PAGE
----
The necessity of building and maintaining a strong network is a familiar construct among numerous industries, and is certainly one that is not lost in the gaming community.

However, among the multitude of strategies and expert tutorials on how best to achieve such a goal, is the question of: how much do you know about your network? With this in mind, CasinoBeats is aiming to take a look under the hood, if you will, and has tasked the 100 Club to help out.

Eberhard Dürrschmid, CEO of Golden Whale, steps into the hotseat and elaborates on a less than conventional entrance into the gambling arena, a love of computers and consoles, how passion for the industry has ignited once again and if people think products really react to the customer in a smart way?

CasinoBeats: Could you begin by talking us through any past experiences that have been gained outside of the gaming industry?

Eberhard Dürrschmid: My background is actually in biotechnology, which I studied at the University of Natural Resources and Applied Life Sciences in Vienna. But because of my other interests, the work I did there as part of my PhD saw me explore biological data with statistical methods and apply neural networks to them.

This might not seem like the necessary experience to start a business in the gaming industry, but that’s what I did as soon as I completed my studies. My first business, Dürrschmid & Reisinger OEG, ultimately transitioned into Greentube Internet Entertainment Solutions and became a major player in the global online gaming industry.

Since exiting the company back in 2016 I have invested in a wide range of start-ups before founding Golden Whale Productions last year. Biotechnology might not be a traditional starting point for someone entering the gaming industry, but my fascination with data and statistical methods has been crucial to the success of the companies I have founded and invested in over the years. 

CB: Could your career have taken any different paths?

ED: There was always the option to stay within the biotech sector and either continue with my academic studies or find work within the industry. For me, however, the potential I could see during the boom meant I felt compelled to launch an online business and take advantage of this once-in-a-lifetime opportunity.

Of course, it’s not always been plain sailing. After Greentube was born, the bubble burst and I found myself at a career crossroads. Ultimately, I felt there was significant long-term potential in the business and the online gaming industry and, along with the incredible team we had built, emerged on the other side much stronger than before. The saying smooth seas never make for a skilled sailor comes to mind when recounting this period in my career.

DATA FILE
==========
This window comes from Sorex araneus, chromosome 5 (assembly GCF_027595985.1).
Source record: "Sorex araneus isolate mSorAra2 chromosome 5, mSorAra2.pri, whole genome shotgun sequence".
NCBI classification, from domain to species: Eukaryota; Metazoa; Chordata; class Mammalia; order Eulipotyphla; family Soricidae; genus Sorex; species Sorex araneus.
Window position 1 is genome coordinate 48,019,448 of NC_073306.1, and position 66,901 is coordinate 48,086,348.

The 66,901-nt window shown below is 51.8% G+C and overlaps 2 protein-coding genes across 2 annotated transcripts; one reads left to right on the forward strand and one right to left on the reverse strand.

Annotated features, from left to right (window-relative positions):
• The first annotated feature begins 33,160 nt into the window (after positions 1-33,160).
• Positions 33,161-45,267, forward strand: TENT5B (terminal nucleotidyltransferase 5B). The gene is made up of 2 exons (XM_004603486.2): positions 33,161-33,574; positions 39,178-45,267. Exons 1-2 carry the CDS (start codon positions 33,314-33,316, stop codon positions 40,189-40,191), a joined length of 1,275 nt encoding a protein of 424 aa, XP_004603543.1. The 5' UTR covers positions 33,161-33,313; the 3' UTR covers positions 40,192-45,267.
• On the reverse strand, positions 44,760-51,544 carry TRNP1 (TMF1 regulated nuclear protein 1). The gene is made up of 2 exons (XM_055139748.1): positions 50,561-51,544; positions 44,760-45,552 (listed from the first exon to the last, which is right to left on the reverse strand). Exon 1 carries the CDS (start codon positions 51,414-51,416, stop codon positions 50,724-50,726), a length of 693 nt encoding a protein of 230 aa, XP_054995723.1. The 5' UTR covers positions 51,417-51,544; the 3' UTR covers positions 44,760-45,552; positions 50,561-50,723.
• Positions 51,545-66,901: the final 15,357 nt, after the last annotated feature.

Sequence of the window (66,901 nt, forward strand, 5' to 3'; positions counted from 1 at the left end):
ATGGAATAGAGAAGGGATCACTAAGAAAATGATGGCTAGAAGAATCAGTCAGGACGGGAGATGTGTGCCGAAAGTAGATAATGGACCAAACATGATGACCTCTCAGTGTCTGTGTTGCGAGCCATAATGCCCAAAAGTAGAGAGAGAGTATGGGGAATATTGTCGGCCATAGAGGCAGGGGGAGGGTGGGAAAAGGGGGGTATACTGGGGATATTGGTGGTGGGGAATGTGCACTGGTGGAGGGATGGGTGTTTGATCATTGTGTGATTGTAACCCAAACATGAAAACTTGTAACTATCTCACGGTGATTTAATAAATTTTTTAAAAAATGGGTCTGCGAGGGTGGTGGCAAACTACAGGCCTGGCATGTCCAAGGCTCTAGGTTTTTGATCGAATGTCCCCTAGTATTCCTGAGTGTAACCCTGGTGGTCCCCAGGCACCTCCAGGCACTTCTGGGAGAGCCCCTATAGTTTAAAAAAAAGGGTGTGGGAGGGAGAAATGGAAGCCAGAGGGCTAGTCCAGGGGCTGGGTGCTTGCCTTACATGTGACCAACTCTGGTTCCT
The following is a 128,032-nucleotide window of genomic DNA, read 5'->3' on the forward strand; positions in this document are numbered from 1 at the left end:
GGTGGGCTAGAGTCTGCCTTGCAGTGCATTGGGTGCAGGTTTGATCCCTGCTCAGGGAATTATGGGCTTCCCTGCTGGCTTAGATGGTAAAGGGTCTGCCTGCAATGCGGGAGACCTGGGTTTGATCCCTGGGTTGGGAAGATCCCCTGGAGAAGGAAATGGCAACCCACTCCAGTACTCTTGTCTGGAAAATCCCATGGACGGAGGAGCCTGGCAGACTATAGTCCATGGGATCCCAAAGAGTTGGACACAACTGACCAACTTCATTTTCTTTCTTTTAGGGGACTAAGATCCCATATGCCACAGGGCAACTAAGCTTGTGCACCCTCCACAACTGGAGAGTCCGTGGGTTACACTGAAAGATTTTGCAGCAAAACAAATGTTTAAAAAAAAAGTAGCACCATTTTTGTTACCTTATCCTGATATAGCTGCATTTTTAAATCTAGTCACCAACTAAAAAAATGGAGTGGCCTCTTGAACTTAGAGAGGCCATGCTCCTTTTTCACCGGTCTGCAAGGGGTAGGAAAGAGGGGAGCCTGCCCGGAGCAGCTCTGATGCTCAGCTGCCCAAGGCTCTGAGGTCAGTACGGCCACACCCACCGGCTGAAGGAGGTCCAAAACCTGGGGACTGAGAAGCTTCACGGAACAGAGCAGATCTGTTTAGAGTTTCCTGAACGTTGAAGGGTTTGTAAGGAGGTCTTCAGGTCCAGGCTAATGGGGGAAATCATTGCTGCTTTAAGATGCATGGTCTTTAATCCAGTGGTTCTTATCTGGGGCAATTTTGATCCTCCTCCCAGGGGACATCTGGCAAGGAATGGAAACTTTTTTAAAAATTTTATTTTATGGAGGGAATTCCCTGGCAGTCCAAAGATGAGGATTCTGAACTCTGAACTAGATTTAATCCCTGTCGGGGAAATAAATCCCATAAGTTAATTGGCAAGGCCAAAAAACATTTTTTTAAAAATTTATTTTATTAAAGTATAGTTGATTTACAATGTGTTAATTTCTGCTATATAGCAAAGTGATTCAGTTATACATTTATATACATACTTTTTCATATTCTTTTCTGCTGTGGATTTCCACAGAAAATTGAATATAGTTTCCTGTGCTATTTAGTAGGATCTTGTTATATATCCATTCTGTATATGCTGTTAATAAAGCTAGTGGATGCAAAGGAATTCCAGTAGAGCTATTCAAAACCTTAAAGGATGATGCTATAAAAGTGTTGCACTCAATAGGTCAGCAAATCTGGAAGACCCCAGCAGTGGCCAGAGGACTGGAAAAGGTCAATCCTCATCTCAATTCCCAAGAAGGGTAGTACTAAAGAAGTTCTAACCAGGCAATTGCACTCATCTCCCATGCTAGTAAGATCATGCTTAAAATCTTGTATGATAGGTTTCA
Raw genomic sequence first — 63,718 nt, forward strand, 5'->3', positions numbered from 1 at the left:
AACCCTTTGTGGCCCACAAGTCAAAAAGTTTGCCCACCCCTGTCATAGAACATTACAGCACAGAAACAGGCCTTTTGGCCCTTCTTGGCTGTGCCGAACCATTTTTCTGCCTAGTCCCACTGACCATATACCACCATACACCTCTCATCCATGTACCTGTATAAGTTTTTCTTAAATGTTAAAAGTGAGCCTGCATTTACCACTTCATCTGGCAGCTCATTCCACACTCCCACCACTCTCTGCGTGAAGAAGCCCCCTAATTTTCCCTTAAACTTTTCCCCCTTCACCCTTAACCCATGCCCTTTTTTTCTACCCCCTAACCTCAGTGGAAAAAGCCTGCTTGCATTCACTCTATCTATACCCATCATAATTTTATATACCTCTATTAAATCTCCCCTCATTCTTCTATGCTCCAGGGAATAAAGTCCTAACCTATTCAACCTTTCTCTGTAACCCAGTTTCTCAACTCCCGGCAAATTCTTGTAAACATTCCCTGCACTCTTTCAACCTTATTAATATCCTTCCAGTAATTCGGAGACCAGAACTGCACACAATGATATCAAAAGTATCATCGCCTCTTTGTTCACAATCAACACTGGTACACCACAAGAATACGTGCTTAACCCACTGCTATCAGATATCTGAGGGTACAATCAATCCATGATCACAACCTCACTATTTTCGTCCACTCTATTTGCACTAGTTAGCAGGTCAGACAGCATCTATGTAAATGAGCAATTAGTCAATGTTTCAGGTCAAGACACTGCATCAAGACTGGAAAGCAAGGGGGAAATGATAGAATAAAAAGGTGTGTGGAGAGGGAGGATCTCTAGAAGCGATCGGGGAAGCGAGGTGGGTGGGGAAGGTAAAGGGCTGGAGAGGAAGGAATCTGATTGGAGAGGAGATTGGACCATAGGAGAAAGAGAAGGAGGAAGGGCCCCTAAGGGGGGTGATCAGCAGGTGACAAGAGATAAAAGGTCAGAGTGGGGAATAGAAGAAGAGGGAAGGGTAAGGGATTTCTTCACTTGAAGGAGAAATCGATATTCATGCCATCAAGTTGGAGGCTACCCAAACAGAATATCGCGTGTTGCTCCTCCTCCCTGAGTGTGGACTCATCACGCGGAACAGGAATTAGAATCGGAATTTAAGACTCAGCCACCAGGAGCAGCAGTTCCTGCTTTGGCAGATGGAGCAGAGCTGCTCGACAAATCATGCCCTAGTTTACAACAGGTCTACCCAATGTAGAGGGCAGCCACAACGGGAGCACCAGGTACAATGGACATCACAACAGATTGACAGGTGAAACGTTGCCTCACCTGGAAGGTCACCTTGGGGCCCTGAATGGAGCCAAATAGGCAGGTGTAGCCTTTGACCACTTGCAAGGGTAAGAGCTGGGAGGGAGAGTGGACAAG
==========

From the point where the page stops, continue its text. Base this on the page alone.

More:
CB: What was it that eventually led you into this industry?

ED: I have always loved computer games and gaming and wanted to get my hands on the latest computers and consoles. My passion really did start young – when I was just 13, I wrote my first game on a C64 and have been hooked ever since. Even at that age, I realised there were much better developers and programmers than myself, but I still had this incredible urge to be a part of this industry and to produce well-designed products and technologies.

Over the years, it has been a great privilege to be a part of the phenomenal structural shift that has taken place starting with the dawn of the internet. When I look at where the world, and the gaming industry in particular, is today, it’s been quite a ride that’s for sure. 

CB: How would you assess your progress through the industry to date?

ED: I am satisfied with what I achieved with Greentube which accounts for the majority of the work I have done in, and the contribution I have made to, the industry. When I left the company in 2016, I felt proud of what I had helped to achieve and was happy to be leaving it in such good shape and well-positioned for future growth.

After a short time out, my passion for the sector was once again ignited and that’s what drove me to launch Golden Whale Productions. I have been incredibly lucky to bring with me some of the brilliant people that I have worked with before at Greentube and on other projects – we really do have a fantastic team in place.

The impact of machine learning on the gaming industry has not really been felt to date but with the work we are doing at Golden Whale, we will change the game for operators and suppliers when it comes to leveraging big data and using MI to drive the greatest value from it. I’m really curious to see where we end up with this. 

CB: What would you say have been the major changes during your time working in the industry? Both for the better and worse.

ED: Regulation has been a common theme since I entered the industry and connects that point in the past to today and then on into the future. Back in the early days, regulation was a bit of an afterthought with only a small number of people really understanding what it meant and the value it could bring.

Today, regulation underpins most organisations and allows them to be more transparent and responsible than ever before. In addition to regulation, the advances in technology have been tremendous and I am still amazed almost daily about what is being done and the speed at which progress continues to be made. 

CB: If you could ask the 100 Club any questions, or task them with tackling any issue, what would that be?

ED: Personalisation has been an industry buzzword for some time now but what I’d like to ask is whether people think products really react to the customer in a smart way. Once they’ve considered that question, I’d follow up with another. Do they think that five years from now, a product or experience will be viable without an orchestrated effort by machine-run systems to guide users and ensure their expectations are being met at all times?